A June 2005 trip
to Berlin by 80 Ways Tim
Quote: My friend and I are travelling the world using 80 different methods of transport, each one only once. We're doing it on a budget and in seven weeks.www.80ways.co.uk
We originally checked into a hostel right outside the Zoo Station because it was so convenient, but it was quite crowded and a little bit faceless. A friend recommended the Heart of Gold, and we moved there the next night.
It's further away from the main station than some of the other hostels but it's worth making the effort to get there. It's in a great location for lots of the sights (e.g., Reichstag, Alexandersplatz, Brandenburg Gate). It's quite a quirky place with a real atmosphere. Music's pumping out the whole time in reception, and there's some crazy decor (of particular note were the Barbie doll in a cage and the Elmo amidst bottles of spirits).
It was generally a nice hostel: big and spacious and immaculately clean. They have an Internet connection (probably more expensive than EasyInternet but obviously more convenient), they give a good breakfast (served till 12 noon, so there's no hurry), and they serve drinks at reception.
All in all, this is a worthy hostel.
PS When we told the manager about our around-the-world project, she even gave us some free T-shirts!
Member Rating 4 out of 5 on June 26, 2005
Heart of Gold
Berlin, Germany 10117
30 29 00 33 00
So why was it that 6 days into our trip, I found myself queueing outside an embassy, waiting for yet another visa?
We had left Paris on an electric train (the fact that it was electric was important because it contrasts with what I assume powers the Trans-Siberian train--namely, diesel). We got the sleeper to Berlin, which took 12 hours. It wasn't one of those nice sleeper trains with big, fat reclining seats; rather, we were stuck in a six-berth cabin, sitting bolt upright with four other people. We had three Mexican girls for company and a guy who could speak 37 different languages and talked enough to prove it. He was from Togo, a country that required Thom getting his world map out to locate.
The reason Thom had a map of the world is because his official role on the trip is Chief Navigator. Check the website if you like. It was a title assigned to him fairly arbitrarily as part of a necessary process for us to apply for the grant. But when we were about to negotiate the streets of Paris, I jokingly handed him the map and said, "You're the navigator--you read the map." He did, and he did it very well. In fact, five minutes after taking the map from me in the middle of Paris, he delved into his bag and produced a compass. To go with his compass, he had a map of everywhere we were going (Europe, Mongolia, China, America, the world). He was taking his role seriously, and I was thankful for it. Without the map of Europe, we would have had no idea where Le Havre was in relation to Paris, what road we needed to get on, and where exactly the petrol stations we kept getting dropped off at were. And without that map of Europe, we would have had trouble finding the bus route we needed to get us from Berlin to Moscow.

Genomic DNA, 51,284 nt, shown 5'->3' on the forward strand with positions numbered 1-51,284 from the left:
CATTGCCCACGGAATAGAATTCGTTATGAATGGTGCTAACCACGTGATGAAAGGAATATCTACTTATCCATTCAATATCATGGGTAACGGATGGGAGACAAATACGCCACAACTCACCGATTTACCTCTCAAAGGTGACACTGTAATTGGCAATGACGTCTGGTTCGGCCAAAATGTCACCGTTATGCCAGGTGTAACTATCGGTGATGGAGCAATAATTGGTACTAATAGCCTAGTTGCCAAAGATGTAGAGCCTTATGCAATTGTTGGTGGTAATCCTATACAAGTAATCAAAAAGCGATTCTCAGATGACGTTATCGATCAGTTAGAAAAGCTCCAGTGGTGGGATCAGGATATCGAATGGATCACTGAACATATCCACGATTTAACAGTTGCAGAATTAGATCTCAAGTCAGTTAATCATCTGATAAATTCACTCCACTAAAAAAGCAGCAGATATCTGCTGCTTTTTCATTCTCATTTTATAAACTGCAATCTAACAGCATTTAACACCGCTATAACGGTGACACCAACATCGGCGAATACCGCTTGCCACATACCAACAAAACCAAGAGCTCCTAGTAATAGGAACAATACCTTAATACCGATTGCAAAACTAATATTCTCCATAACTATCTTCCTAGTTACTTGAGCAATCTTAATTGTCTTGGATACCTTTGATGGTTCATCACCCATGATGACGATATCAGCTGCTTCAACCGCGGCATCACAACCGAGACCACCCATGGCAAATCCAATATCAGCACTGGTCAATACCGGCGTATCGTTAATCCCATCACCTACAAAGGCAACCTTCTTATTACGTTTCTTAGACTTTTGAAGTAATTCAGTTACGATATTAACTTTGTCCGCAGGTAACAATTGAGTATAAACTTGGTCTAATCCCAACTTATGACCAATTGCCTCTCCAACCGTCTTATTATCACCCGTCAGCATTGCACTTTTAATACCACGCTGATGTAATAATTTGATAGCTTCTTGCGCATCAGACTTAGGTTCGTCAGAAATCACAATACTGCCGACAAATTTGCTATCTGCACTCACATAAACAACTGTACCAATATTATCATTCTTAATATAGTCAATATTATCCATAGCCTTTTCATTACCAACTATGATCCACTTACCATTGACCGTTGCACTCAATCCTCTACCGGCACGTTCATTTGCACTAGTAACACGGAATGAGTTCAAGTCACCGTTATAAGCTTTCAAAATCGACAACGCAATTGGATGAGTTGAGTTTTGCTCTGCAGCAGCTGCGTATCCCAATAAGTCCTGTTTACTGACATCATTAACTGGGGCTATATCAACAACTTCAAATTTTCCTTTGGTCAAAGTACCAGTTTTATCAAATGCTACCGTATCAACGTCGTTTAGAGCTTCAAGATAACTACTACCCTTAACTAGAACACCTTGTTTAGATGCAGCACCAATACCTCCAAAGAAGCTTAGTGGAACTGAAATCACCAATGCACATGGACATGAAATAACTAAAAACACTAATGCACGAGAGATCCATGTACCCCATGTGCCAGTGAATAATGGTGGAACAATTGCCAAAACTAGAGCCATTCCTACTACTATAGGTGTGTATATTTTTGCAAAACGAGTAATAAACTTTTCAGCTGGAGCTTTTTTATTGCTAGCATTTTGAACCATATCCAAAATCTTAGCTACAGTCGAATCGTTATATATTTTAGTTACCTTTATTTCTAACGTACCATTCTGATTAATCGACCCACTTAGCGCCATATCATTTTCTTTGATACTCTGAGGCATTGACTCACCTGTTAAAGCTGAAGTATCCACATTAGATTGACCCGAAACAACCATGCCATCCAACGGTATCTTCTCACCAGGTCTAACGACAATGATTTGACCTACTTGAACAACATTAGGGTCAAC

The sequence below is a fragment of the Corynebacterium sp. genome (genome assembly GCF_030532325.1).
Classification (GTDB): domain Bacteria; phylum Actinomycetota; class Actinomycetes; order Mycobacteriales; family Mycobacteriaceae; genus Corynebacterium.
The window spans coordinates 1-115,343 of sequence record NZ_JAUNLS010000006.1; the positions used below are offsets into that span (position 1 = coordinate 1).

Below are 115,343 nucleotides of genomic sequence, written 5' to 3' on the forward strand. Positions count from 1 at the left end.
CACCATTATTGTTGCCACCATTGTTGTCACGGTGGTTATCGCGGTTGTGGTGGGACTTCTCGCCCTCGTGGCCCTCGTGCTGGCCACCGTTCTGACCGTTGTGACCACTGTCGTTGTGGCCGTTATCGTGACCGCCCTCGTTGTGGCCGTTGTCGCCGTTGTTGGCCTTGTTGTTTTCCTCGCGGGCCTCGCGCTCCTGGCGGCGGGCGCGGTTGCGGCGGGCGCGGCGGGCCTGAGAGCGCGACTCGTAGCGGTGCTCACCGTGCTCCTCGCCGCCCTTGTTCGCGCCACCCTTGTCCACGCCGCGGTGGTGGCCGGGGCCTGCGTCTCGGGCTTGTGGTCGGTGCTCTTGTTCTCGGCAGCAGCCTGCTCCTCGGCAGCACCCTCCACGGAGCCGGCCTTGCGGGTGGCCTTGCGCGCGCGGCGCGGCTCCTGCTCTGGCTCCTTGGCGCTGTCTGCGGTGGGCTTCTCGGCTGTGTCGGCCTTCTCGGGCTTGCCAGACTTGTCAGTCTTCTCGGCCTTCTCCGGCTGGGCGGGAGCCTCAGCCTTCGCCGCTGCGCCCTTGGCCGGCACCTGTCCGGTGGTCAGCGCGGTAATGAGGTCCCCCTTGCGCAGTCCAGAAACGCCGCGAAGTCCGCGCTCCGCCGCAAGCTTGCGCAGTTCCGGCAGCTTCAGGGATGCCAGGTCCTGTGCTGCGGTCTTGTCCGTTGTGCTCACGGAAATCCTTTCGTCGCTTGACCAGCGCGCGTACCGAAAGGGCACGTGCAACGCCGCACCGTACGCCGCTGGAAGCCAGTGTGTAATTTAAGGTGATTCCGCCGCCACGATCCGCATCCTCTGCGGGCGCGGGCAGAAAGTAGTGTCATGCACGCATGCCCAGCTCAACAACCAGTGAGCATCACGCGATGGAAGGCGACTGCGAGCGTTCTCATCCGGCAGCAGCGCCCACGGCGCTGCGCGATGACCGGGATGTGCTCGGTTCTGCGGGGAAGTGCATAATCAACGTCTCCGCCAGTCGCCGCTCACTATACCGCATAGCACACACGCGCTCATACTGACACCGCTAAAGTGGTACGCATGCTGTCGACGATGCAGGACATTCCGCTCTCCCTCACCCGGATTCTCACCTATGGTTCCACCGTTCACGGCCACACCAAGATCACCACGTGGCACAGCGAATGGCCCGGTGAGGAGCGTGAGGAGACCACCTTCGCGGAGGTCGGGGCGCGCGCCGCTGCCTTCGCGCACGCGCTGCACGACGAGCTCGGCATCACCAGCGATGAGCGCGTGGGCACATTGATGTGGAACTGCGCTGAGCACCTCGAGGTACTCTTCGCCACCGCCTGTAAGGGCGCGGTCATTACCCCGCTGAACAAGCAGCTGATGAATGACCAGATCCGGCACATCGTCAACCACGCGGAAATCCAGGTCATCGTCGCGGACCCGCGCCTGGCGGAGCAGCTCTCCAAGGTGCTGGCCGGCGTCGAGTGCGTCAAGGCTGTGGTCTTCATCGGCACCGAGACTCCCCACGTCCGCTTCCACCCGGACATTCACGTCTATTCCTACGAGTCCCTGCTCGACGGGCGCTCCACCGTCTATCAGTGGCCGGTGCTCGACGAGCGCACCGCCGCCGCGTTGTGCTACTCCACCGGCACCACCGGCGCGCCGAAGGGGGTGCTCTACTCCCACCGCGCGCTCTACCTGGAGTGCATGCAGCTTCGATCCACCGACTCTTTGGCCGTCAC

You see, since last November, when we first pieced together our route, we did a quick search on the Internet and found that there was a handy bus that ran from Berlin to Moscow. The website recommended that we avoid Belarus (because it required a visa for entry) and that we instead go up through Lithuania and Latvia. Upon arrival in Berlin, we soon discovered that such a bus route was very rare and that there were no buses available that would get us to Moscow in time for our train departure and not take us through Belarus.
We had arrived in Berlin that morning from the sleeper and were already frantically trying to arrange the next leg of our journey. Sitting in an Internet cafe with a map of Europe spread out across the floor, we desperately searched through bus timetables to find a route around Belarus that would get us to Moscow in time.
There wasn't one.
We had two choices: get a Belarussian visa or break the rules (i.e. take a flight or another train). It was Thursday, and the bus we needed left on Saturday, which left us with 48 hours to get a visa - a ridiculously short time in any cirumstances, and on top of that, we weren't even in our own country. But we thought we should at least try. It would be a shame to break the rules, but it would be a real waste if we didn't even try.
The Belarussian embassy was quite a long way away, but at least there was one. The "express service" took 48 hours, but obviously, they weren't open on Saturdays, so that meant that even if we got there in time with all the right documents and beat the queue, there wasn't enough time. We still thought we should try.